Kali was standing on the ice-covered pool (the cover sank below the water level and was covered by a layer of ice). By walking on it she, cracked the ice and was standing directly on the cover in shallow water. Playing in the water, she started dragging broken pieces of ice out of the pool. Then I turned around and saw her lying down chewing on a very thick piece. I took it away from her but didn't think anything of it.
A day or two later when looking at her teeth I noticed she broke the tip off one of her molars; I'd say about the top 1/3 of the tooth is gone. Her vet said he could just yank it or recommend us to a doggie dentist but something needed to be done since the tooth pulp was exposed.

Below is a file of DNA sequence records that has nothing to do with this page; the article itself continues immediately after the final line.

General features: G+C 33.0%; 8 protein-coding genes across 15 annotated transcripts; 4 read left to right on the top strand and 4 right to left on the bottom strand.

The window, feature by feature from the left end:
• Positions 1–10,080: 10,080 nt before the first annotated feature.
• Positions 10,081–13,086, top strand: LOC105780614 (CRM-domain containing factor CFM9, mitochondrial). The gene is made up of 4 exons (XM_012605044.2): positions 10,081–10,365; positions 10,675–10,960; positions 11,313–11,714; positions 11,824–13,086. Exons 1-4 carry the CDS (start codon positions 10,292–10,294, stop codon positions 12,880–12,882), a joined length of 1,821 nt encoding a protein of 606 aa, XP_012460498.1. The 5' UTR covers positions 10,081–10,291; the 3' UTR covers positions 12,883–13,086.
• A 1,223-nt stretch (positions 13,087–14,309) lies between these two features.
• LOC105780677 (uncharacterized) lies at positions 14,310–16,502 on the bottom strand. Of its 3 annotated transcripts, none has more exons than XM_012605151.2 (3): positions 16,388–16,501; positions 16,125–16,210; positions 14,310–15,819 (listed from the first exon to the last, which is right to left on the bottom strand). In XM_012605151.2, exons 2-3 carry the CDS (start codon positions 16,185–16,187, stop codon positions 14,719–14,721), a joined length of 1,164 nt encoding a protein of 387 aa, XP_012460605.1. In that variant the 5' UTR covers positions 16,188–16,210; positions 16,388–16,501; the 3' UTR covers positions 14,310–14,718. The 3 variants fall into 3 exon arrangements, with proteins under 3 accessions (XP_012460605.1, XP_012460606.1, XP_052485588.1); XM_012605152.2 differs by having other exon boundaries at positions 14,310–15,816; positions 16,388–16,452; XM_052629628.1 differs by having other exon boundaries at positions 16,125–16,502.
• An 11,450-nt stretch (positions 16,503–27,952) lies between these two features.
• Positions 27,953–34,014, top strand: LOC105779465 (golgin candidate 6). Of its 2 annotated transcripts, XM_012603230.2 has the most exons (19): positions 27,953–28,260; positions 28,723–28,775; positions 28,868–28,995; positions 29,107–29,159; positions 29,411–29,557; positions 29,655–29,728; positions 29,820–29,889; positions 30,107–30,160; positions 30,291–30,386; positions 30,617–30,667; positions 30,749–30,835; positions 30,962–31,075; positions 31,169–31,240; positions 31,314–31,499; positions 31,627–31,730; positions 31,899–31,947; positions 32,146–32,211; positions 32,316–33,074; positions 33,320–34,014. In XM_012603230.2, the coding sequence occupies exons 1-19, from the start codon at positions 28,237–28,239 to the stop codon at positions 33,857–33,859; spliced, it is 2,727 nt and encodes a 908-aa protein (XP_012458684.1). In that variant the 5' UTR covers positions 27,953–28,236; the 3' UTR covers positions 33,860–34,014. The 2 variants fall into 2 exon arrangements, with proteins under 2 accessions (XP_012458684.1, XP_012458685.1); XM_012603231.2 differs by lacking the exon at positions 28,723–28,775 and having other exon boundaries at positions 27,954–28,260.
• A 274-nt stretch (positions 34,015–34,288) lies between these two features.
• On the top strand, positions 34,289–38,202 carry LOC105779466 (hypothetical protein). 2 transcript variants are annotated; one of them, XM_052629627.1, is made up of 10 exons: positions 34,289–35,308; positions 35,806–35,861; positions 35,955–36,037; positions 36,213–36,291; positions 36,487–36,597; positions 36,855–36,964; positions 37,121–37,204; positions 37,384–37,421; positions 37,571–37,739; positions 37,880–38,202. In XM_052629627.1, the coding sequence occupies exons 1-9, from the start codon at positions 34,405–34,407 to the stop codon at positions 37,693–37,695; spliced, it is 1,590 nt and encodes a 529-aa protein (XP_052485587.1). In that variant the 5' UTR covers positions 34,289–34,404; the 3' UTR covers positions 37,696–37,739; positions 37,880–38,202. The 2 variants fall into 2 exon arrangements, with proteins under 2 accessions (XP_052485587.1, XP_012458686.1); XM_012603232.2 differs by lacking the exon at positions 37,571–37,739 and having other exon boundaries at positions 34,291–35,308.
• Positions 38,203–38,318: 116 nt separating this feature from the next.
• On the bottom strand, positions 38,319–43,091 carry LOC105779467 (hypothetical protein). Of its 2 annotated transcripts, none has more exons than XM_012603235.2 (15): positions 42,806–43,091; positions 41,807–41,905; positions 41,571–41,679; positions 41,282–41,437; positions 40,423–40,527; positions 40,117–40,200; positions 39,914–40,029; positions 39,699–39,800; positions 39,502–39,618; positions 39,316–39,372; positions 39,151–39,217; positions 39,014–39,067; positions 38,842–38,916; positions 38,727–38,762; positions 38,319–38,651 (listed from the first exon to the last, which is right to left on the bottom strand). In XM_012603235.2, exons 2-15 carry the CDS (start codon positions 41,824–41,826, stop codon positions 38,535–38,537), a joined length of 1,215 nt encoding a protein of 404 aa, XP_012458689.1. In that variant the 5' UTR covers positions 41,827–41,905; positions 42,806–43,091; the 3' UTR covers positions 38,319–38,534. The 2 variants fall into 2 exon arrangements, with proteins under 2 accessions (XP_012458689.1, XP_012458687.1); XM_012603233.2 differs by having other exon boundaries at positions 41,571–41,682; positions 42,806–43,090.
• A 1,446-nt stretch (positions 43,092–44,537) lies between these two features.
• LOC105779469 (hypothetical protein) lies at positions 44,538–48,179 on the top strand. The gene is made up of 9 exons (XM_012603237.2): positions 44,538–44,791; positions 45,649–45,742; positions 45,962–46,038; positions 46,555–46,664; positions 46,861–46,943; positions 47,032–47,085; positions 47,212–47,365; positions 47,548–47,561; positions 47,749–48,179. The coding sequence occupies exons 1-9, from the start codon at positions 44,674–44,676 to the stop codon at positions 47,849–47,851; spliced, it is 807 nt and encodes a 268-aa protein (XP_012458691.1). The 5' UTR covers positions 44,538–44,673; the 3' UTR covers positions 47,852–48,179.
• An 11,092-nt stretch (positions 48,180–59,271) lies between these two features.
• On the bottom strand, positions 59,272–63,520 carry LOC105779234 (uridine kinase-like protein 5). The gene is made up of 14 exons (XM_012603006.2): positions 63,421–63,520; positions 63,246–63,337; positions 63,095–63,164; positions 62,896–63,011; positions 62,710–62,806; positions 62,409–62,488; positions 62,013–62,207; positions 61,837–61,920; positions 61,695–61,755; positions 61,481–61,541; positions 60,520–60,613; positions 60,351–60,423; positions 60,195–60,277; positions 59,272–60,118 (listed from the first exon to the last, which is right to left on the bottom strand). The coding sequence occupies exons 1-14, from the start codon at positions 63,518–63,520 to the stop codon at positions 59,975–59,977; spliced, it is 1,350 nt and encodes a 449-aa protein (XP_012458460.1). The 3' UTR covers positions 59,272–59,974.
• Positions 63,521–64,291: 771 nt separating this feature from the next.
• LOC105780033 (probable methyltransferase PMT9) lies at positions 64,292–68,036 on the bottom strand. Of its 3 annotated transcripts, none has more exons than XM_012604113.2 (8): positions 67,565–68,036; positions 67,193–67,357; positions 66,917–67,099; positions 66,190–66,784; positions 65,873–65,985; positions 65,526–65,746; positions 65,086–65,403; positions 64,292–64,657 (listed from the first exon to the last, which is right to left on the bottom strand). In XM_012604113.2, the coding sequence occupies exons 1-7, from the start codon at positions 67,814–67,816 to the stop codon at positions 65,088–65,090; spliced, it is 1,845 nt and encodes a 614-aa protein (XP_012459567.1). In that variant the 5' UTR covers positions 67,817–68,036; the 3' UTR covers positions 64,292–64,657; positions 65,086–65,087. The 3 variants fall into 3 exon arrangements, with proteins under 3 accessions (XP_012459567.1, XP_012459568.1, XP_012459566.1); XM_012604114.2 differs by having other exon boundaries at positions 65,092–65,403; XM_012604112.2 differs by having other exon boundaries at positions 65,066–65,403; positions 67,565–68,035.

So we have an appt at the doggie dentist Thursday. Does anyone know what options are out there crown, drill/fill, implant a new tooth? I really don't like the idea of taking the tooth out and not replacing it perhaps a gold tooth with a diamond?
The good news, she doesn't seem to notice or care about it. And while she's sedated for the tooth, I'll be able to have her joints x-rayed again to see if this past year of agility has affected her joints.

TIA

Kristen and
Kali CDX, CGC, TDIA, TT
www.kristenandkali.com
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So we have an appt at the doggie dentist Thursday. Does anyone know what options are out there crown, drill/fill, implant a new tooth? I really don't like the idea of taking the tooth out and not replacing it perhaps a gold tooth with a diamond?

You can have the root canal and then have the holes filled, leaving the stub-tooth. I did that with my Aussie, and she still uses it. Crowns don't always stay on (which is why I didn't do it with Suni). You can do an implant, I believe.

-Abby
Pems, Aussie, and a Pug
*Remove shoes to reply*